Literary Agents, Do You Consider ‘Good News’ Stories Passe’?
For three months I’ve been pitching my book proposal to literary agents across this country about the gains made by women chefs as evidenced by the sheer number of them now starring on or appearing in cable TV shows and streaming platforms that include on Netflix, Hulu and Amazon Prime.
No takers so far. I’ve gotten feedback from five that I take as a good sign because when an agent isn’t interested, in my years of experience in pitching, few bother to reply despite what they say on their websites. Two offered encouraging comments about my proposal spotlighting ‘celebrity’ women chefs and their mentors but ended with variations of “It’s not quite right for my list.”
Another agent told me that while the proposal had merit, she wasn’t interested in stories about ‘celebrity chefs’ and specifically named Chef Nancy Silverton as example of the chefs she believed made better copy than ‘celebrity chefs.’
Nancy Silverton? As in THE Nancy Silverton whose entrepreneurship WAY back in the early 1990’s put her company, La Brea, and all its offshoots on the culinary map? Nancy Silverton who I hope will be one of the mentor chefs featured in my collection about today’s celebrity women chefs. that Nancy Silverton? In my reply to this agent, after thanking her for taking the time to read my twenty-five page proposal was this: Don’t tell Chef Silverton she’s not a celebrity because I don’t think she’d like it. As it happened, just days after receiving that rejection email, Chef Silverton announced on her Instagram page an event she was hosting in Mexico. Her title of this post? ‘Celebrity Chefs’ and yes, I tagged that literary agent when I posted this (below) on my Instagram page and no, I couldn’t help myself.
Literary agents are not always right. They look for books that they might be able to pitch to their network of editors they have easy access to and why do they have access? Because together, this agent and that editor made money for their bosses.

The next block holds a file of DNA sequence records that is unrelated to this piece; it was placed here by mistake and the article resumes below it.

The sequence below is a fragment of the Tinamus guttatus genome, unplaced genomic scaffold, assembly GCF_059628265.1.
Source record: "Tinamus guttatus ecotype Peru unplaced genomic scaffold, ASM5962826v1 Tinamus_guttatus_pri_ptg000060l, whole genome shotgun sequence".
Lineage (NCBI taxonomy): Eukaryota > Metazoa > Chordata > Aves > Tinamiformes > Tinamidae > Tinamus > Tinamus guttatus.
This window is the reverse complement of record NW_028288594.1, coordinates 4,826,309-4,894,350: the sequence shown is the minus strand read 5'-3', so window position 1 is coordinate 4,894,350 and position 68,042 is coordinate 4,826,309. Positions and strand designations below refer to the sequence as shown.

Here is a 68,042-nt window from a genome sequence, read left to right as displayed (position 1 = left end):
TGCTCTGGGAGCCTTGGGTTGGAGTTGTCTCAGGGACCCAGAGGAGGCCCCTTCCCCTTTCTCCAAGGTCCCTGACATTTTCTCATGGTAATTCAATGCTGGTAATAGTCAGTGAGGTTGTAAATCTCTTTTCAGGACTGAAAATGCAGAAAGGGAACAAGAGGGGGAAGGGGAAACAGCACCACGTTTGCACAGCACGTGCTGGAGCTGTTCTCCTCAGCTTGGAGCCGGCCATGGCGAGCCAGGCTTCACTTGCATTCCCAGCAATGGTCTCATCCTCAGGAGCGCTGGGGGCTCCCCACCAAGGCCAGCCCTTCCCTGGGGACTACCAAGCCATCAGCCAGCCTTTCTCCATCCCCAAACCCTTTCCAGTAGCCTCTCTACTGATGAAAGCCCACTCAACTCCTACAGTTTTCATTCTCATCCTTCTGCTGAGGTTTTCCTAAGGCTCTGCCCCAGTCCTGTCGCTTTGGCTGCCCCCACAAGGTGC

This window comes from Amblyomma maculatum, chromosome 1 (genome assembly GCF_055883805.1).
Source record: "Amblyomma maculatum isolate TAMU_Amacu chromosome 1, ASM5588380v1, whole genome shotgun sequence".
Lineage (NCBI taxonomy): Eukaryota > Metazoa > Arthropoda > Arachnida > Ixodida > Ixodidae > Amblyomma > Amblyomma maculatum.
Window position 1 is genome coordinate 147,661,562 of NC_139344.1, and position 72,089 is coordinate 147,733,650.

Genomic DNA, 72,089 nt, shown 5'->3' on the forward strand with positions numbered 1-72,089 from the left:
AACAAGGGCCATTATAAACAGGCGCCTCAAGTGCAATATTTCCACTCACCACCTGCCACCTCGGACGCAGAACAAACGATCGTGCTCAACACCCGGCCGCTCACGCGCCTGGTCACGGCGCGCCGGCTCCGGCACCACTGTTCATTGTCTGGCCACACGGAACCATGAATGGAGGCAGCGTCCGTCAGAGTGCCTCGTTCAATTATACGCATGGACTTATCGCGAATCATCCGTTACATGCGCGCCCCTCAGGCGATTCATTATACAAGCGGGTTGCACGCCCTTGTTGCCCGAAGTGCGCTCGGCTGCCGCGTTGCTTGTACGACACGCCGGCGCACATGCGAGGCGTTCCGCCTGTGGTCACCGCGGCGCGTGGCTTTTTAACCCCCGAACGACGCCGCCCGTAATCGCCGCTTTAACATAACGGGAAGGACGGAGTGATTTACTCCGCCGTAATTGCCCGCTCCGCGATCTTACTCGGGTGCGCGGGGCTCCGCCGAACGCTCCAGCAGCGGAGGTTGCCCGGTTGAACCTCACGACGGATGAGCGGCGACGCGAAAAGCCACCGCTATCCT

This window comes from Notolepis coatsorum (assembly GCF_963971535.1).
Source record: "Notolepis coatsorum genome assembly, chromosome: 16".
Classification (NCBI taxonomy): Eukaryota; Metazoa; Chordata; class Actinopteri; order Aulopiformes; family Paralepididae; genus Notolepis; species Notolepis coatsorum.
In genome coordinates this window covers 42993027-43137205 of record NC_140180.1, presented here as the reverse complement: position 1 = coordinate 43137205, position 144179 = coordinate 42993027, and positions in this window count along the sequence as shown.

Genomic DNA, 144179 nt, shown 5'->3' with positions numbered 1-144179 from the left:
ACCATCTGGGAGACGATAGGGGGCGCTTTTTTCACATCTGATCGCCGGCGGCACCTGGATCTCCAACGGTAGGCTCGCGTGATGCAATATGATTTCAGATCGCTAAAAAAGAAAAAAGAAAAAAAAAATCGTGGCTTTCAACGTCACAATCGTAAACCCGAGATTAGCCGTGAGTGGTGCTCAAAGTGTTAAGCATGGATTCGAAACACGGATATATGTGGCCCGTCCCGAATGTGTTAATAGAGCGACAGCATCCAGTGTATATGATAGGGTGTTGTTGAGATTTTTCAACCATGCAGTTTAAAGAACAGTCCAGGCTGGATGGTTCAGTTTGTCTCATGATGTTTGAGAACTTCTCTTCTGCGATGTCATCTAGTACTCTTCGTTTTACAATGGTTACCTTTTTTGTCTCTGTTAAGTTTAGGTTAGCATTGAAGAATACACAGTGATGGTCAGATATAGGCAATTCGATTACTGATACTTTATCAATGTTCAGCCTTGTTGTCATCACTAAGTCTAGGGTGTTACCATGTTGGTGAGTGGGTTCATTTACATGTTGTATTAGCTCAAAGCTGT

It’s just business, writers, and successful businesses make money.
The last rejection I received days ago, while confirming the merits of this kind of book, wanted this collection to be infused with statistics concerning the hard climb it takes to become a ‘visible’ celebrity chef. Already there are many stories chronicling the difficulties women in culinary have faced since Julia Child became the poster child for what women in culinary profession can do. My collection of stories featuring women chefs and their mentors leans toward good news that includes those seasoned chefs, male and female, who offered a helping hand during their formative years of cooking professionally. Within each story, each chef details struggles she met along the way and includes those elder chefs who made their struggles a bit easier.
But is this collection filled with the horror stories that have made headline news over the last decade that helped coin the term ‘toxic masculinity.’ No and purposely so. The Competition section of my proposal lists the many books that have told those stories, important stories about women who historically had no access to professional kitchens and/or had to tolerate unseemly behavior in the workplace. I encourage readers who love reading all things culinary to add those books to your reading list. My book will be read by those looking for inspiration, looking for roadmaps to culinary success in the 21st century told to them by chefs who made that climb and sure, for many it was against all odds, but they made it! That’s the literary agent I’m looking for, a literary agent who believes good news stories are not passe’.